FROM Eric Edelman
A Possible Nuclear Deal with Iran Divides Traditional Allies Nuclear talks will resume tomorrow between Iran, the US and five other countries, and the rhetoric is heating up on all sides of the issue. While the US says an agreement is "close," France says Iran's path to a bomb would still be too easy. Israeli Prime Minister Benjamin Netanyahu says the deal is a threat to its very existence, and Arab nations — including Saudi Arabia — are taking Israel's side. In Congress, Republicans, and some Democrats, say it's time to increase economic sanctions, not to relax them, as the proposed agreement would do. Why are the US and traditional partners so divided? Is a deal or the lack of a deal most likely to lead to war?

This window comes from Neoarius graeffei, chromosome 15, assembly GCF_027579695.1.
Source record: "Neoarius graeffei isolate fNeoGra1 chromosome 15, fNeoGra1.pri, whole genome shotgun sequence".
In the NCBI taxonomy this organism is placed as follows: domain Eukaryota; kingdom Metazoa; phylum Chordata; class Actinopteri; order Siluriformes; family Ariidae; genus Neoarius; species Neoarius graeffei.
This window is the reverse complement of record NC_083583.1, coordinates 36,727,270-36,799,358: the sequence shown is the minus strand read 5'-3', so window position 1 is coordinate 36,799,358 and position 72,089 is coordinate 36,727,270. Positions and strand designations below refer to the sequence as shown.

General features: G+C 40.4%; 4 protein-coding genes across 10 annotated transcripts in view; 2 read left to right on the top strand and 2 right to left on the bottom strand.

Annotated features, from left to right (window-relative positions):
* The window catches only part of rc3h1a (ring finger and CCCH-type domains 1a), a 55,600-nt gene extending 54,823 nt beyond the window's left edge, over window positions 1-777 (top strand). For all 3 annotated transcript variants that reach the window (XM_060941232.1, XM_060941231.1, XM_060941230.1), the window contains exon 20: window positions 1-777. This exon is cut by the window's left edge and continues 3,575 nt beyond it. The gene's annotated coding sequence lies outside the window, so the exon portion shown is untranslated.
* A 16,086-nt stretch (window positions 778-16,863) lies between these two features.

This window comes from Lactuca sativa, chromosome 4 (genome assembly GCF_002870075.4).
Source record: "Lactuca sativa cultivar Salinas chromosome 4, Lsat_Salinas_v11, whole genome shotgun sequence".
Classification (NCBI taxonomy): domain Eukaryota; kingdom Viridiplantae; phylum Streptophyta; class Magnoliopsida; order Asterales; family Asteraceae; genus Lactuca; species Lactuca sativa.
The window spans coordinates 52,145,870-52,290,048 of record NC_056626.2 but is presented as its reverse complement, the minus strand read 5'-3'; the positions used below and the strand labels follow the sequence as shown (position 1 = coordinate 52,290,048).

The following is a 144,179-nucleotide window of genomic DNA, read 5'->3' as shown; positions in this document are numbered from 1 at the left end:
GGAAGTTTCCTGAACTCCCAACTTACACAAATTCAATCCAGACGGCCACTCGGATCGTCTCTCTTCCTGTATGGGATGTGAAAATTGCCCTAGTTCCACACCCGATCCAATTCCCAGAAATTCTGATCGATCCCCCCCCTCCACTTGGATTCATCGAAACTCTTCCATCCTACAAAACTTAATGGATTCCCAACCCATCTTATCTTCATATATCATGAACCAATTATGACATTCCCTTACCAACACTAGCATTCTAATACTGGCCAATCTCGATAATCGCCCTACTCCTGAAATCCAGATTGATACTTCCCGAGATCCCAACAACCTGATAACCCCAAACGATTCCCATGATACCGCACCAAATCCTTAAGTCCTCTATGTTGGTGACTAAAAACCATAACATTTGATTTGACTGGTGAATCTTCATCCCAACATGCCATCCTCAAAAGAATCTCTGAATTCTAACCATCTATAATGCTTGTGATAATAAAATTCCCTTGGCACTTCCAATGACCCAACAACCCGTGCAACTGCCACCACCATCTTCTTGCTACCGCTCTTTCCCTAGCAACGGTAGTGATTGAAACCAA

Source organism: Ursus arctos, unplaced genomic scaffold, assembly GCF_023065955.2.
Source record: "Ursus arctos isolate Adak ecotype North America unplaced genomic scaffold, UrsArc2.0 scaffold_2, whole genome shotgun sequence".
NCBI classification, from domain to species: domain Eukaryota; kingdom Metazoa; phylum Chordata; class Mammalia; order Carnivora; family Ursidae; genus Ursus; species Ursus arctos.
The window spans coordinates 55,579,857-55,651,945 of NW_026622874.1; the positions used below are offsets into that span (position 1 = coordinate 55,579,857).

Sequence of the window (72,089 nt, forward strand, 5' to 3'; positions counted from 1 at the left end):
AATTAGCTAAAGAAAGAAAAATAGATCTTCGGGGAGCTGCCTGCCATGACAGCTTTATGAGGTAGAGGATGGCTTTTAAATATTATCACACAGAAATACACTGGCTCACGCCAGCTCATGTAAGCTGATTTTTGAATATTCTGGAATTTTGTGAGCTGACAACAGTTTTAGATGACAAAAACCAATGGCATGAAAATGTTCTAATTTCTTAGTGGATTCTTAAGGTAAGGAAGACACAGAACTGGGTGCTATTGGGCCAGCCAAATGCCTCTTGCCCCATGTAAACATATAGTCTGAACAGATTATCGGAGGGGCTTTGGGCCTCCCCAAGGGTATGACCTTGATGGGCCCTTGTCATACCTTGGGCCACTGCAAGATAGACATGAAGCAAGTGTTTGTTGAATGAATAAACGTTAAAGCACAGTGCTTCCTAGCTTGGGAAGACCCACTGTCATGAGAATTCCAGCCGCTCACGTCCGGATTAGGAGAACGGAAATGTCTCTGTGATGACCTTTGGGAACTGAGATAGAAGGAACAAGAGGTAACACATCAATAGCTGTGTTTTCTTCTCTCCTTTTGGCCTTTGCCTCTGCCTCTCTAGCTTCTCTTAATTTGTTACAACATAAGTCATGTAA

Will the Senate write a healthcare bill in secret? While Democrats and Republicans argue White House relations with Russia, another question is being decided behind closed doors: who gets help buying health insurance and who doesn't? We hear how the pros and cons are being shrouded in secrecy.
Trump plays scolder-in-chief with NATO allies At the opening of NATO’s dramatic new headquarters in Brussels today, President Trump acknowledged that Article 5 — promising that “an attack on one nation is an attack on all” -- has only been invoked one time: in the aftermath of September 11. But the President failed to provide what 27 other Alliance members have been waiting for: a re-commitment by America’s new leader to Article 5. Instead, they got a scolding.
What is Trump's plan for Middle East peace? On his first foreign tour, President Trump has promised "peace" between Israel and the Palestinians. Are there any details for re-starting talks that have been stalled for the past three years?